[C-SAFE was officially decommissioned in November, 2010. However,
there are a number of continuing projects built upon the C-SAFE legacy.
These include the Uintah project (www.uintah.utah.edu), the University of Utah's
Institute for Clean and Secure Energy's (ICSE) NNSA project (www.icse.utah.edu), and the Army Research Laboratory's Uintah-CRA.]
The Center for the Simulation of Accidental Fires and Explosions,
created through the Department of Energy's Advanced Simulation and
Computing (ASC) Program, employed a large number of a highly skilled
faculty, research scientists, staff, and students who created the
Uintah Computational Framework (UCF)
software. For over a decade C-SAFE produced cutting edge research in simulating
complex physical phenomena including reacting flows, material
properties, multi-material interactions, and atomic level chemistry.
Additionally, pioneering work was done in the field of parallel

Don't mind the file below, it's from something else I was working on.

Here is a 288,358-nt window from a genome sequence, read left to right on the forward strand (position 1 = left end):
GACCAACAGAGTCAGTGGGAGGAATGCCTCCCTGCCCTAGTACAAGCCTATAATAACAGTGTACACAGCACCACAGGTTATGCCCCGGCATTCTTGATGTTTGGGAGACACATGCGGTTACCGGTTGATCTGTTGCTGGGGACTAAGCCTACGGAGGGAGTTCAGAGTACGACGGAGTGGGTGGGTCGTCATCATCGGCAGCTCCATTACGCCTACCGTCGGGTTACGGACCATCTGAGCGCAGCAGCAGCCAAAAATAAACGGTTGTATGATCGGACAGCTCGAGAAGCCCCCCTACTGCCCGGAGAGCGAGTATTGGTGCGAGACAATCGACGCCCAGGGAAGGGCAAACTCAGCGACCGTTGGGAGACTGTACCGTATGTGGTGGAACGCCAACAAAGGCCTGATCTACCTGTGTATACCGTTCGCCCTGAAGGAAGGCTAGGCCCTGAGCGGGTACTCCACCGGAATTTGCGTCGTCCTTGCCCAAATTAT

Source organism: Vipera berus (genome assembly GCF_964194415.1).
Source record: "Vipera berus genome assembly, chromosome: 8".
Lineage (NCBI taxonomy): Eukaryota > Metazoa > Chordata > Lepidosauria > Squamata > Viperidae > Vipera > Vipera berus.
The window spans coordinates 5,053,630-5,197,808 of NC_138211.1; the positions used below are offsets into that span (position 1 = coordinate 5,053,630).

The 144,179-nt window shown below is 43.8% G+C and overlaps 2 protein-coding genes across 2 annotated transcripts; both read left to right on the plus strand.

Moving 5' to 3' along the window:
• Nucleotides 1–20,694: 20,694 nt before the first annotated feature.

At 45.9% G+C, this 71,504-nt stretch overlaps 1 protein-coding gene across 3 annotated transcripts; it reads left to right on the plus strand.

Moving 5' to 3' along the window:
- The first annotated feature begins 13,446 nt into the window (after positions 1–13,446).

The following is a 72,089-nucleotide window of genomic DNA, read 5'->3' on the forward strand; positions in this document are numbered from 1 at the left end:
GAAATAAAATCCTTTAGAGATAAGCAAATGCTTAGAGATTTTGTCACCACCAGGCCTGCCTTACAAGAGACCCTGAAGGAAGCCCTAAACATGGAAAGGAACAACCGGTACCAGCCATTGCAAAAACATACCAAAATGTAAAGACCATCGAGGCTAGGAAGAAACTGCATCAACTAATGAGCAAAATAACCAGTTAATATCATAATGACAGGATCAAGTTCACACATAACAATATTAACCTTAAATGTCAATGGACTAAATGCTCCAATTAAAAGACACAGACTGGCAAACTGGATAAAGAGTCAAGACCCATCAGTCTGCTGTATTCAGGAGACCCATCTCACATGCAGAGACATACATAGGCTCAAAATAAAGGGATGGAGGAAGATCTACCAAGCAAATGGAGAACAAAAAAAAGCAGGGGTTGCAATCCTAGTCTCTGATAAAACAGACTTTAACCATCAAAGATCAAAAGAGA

computing, software frameworks, and visualization.
Some of the many contributions C-SAFE scientists have made include
detailed research into large eddy simulations (LES) of reacting flows,
immense combustion simulations, heat transfer studies, validation and
verification with uncertainty quantification of simulation results,
methods for modeling radiation in complex fire simulations, expansion
and validation of the material point method (MPM), advanced chemical
models of soot formation and deposition, and composite material
modeling. Furthermore, the physcial science research has been greatly
augmented by the underlying software framework on top of which it is
Scaling to tens of thousands of processors (or more), the Uintah software
continues to be refined and
updated. The development of the UCF continues through a number of
supplemental funding sources due to the utility of the software.
While developed primarily to run fire/container interaction
simulations, Uintah has been straighforwardly applied to many other
diverse applications, including simulations of blood vessel growth,
foam micro-structure, human torso dynamics, industrial flares, vehicle
armor plating, and oil drilling applications.